User Rank: Light Sabre
5/23/2014 | 11:55:13 AM
Re: Restoration
I think 25-30% cost savings are completely realistic in a scenario where you are just account for long-haul fiber span failures.  
sterlingperrin
50%
50%
sterlingperrin,
User Rank: Lightning
5/23/2014 | 9:13:35 AM
Re: Restoration
dwx,

Good points. As this project was entirely operator driven, it doesn't seem like there is a big incentive to make the applications appear more beneficial than they really are. The DT work I cite in my blog puts the capex savings at 24-27%, which is relatively modest compared to the 50-60% capex savings that I've seen cited in several vendor studies looking at the same application.

I'm not sure, but it's possible that the DT work takes into consideration the Internet traffic factors you've mentioned in your post. 

Sterling

 
sterlingperrin
50%
50%
sterlingperrin,
User Rank: Lightning
5/23/2014 | 9:04:42 AM
Full White Paper Link
For anyone interested in downloading the full operator white paper (25 pages), it can be found here:

http://www.tid.es/sites/526e527928a32d6a7400007f/assets/532c7ce328a32d4d710006bd/White_paper_IP_Optical_Convergence__1_.pdf

 

Sterling
dwx
50%
50%
dwx,
User Rank: Light Sabre
5/22/2014 | 3:23:27 PM
Restoration
You have to really investigate the cost savings associated with photonic restoration.  The reality is no one uses 1+1 optical protection and builds L3 backup capacity for "Internet" IP traffic, which makes up the bulk of traffic today.   So right there you can toss out a large percentage of the cost savings because people like to tout both being implemented in networks.  The real cost savings is in not carrying as much backup L3 capacity for Internet traffic.  If you've seen slides from vendors and operators, the paradigm of "protecting" Internet traffic is going out the window and sustaining a 2-5s outage while a link goes down and comes back up is now acceptable.

By default none of this helps you in terms of equipment failure since it assumes the majority of failures are fiber cuts, which is accurate. If a L3 port goes down, you lose the capacity.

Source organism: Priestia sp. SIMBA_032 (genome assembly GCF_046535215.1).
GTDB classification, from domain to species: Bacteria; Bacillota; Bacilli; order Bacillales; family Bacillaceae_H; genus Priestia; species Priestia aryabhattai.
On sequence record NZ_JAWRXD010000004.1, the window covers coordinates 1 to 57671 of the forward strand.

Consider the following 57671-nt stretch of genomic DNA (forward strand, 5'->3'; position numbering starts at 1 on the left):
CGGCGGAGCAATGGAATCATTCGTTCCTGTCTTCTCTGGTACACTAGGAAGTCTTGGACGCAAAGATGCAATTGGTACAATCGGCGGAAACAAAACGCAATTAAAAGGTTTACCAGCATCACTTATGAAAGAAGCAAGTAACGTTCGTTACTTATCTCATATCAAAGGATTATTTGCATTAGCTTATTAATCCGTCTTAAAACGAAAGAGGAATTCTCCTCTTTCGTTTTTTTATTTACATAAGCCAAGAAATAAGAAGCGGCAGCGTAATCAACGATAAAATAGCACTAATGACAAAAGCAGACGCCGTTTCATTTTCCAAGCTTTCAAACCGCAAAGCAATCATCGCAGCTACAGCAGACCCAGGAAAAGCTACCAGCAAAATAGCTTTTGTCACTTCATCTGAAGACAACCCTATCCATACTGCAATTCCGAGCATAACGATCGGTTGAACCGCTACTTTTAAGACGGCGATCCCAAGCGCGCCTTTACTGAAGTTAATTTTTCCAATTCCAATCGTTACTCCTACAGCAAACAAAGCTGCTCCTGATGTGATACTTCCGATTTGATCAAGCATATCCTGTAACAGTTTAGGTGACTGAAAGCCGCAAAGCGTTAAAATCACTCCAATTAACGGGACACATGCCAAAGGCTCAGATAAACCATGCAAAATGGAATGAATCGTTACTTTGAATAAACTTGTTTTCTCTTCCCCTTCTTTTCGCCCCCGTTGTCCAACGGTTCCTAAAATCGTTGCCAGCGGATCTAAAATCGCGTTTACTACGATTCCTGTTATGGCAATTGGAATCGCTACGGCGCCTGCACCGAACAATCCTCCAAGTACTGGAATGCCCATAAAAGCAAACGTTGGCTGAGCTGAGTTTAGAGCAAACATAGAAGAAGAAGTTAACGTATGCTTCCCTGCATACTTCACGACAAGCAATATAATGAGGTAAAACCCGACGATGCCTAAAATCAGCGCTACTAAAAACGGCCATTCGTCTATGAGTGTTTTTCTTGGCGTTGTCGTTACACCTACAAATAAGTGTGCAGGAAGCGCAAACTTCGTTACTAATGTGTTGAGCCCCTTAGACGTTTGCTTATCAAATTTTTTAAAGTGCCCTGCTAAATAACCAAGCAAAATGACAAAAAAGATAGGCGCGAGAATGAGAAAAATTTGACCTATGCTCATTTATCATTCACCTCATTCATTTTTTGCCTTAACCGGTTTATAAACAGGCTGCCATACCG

The landscape right now is having an orchestration system/controller which can view and manage both packet and optical domains, and forcing vendors to implement open standards for programmability.  GMPLS has been going on for 15 years now, nothing has ever come from it in terms of marrying packet and optical.  

Vendors also aren't really putting packet interfaces in transport gear or OTN/DWDM interfaces in routers either.  The density and flexibility is pretty terrible for 100G in both directions.   IMHO the real opportunity is improving the interconnect between boxes with things like MacFlex so you aren't wasting either packet or optical resources.  So if I need 40G between two sites and 320G between two sites, I'm not wasting 100G and 400G to do so.  I'm using a flexible Ethernet MAC layer and then a flexible OTN container.   

  
Educational Resources
sponsor supplied content
Educational Resources Archive
More Blogs from Heavy Lifting Analyst Notes
As more and more applications move into the cloud, enterprises must ensure that those clouds are rigorously tested for performance.
As LTE-Advanced networks begin to reach commercial deployment, technology suppliers are scrambling to establish market leadership positions.
Cable has been working on WiFi gateways to combine IP video and advanced Wi-Fi for the home.
When it comes to virtual network functions (VNFs), Dell is convinced that the heavy lifting will need to be done in the 'cloud'.
The latest highly integrated silicon components are enabling a massive acceleration of LTE worldwide.
Flash Poll
LRTV Custom TV
VeEX – Live from the Show

8|21|14   |   5:58   |   (0) comments


An overview of VeEX Test and Measurement solutions including TX300S multi-service test set with VeExpress cloud-based management system, UX400 universal modular platform supporting 100G testing, and the redesigned RXT modular platform.